A Closer and Scary Look at Academic Performance for Economically Disadvantaged Students — Part 1

A look at U.S. data

51%

The Washington Post article, “ Majority of U.S. public school students are in poverty”, cites a study that found 51% of the students in public schools were economically disadvantaged for 2012–13 school year.

“We’ve all known this was the trend, that we would get to a majority, but it’s here sooner rather than later,” said Michael A. Rebell of the Campaign for Educational Equity

From the U.S. Department of Education, over 49.7 million students were enrolled in public schools during the 2012–13 school year . It means that over 25 million students in the U.S. were economically disadvantaged.

51% and over 25 Million public school students in the U.S. are Economically Disadvantaged

U.S. School Districts

From The Atlantic article “The Concentration of Poverty in American Schools”, a professor at Stanford graduate school of education and one of the nation’s leading experts on residential and educational segregation…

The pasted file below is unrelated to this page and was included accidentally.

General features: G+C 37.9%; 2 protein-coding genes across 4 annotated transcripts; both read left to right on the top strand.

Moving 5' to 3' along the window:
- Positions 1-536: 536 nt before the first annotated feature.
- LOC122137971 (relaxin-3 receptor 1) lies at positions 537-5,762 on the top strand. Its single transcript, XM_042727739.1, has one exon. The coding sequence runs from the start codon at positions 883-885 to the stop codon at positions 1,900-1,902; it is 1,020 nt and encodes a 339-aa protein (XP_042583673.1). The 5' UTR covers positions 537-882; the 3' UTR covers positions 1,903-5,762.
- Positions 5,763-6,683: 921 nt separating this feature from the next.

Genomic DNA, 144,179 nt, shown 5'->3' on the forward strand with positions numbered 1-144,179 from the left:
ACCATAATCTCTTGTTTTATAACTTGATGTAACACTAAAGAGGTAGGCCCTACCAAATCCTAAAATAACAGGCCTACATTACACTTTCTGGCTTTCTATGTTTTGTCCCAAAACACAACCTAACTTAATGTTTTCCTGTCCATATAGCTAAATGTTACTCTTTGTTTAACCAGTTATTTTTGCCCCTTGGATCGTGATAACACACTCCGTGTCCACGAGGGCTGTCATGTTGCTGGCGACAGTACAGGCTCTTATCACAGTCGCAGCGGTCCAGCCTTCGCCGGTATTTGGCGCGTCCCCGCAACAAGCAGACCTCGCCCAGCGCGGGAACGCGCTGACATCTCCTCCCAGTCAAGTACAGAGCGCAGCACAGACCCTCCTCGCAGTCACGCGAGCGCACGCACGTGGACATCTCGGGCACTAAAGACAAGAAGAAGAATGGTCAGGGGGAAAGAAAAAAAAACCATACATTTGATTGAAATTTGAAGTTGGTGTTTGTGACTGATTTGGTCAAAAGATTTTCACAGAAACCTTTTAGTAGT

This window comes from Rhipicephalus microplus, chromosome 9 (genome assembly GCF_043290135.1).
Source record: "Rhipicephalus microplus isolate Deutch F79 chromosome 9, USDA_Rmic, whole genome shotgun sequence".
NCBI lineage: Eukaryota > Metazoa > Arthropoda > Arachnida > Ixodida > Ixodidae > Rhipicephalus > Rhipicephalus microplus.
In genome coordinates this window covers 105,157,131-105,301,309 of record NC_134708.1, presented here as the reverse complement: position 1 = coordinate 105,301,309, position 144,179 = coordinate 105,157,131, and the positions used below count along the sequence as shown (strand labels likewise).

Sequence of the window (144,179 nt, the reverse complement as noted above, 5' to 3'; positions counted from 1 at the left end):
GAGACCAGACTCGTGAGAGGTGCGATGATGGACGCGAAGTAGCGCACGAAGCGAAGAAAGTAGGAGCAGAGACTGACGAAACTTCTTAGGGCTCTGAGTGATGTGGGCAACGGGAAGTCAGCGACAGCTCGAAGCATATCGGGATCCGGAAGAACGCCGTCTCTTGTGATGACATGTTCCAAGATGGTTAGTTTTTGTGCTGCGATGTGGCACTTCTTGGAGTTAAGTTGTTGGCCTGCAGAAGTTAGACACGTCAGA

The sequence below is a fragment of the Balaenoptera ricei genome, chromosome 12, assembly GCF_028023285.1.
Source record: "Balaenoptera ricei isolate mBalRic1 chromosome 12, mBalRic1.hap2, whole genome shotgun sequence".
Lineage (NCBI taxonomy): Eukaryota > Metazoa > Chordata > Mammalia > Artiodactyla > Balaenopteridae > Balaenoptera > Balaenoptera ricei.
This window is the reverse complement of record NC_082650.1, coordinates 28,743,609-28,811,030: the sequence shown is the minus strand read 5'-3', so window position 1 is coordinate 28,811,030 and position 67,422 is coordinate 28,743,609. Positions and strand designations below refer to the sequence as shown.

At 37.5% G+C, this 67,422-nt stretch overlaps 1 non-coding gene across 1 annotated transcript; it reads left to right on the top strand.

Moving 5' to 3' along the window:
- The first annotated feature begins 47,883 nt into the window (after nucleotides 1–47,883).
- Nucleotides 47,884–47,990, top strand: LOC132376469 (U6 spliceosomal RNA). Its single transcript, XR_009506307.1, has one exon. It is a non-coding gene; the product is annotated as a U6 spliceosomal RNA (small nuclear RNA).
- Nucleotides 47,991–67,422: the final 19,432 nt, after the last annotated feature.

“We can look at every poor district in the United States and see if there are any that are doing reasonably well, where kids are performing at least at the national average,” Reardon says. “And the answer is virtually none.”
“We don’t have much evidence of places that have been systematically successful when they serve very large populations of low-income students.“

Yeah, you read that correctly.

There are virtually no poor districts where kids are performing at the national average.

We are just talking about average performance here.

Average performance for poor districts… Virtually None!

Research

A study done by professor Reardon and his team shows how ‘Academic Achievement’ is correlated to ‘Socioeconomic Status’…

and for the 100 largest school districts…

As you can see…

Being poor or affluent is a POWERFUL PREDICTOR of academic achievement

There’s a very strong relationship between academic achievement and socioeconomic status.

The more affluent and more advantaged the HIGHER the academic achievement
The poorer or more disadvantaged the LOWER the academic achievement

In part 2, we’ll look at California and see with real numbers how being poor or disadvantaged really affects academic performance for students living in these conditions.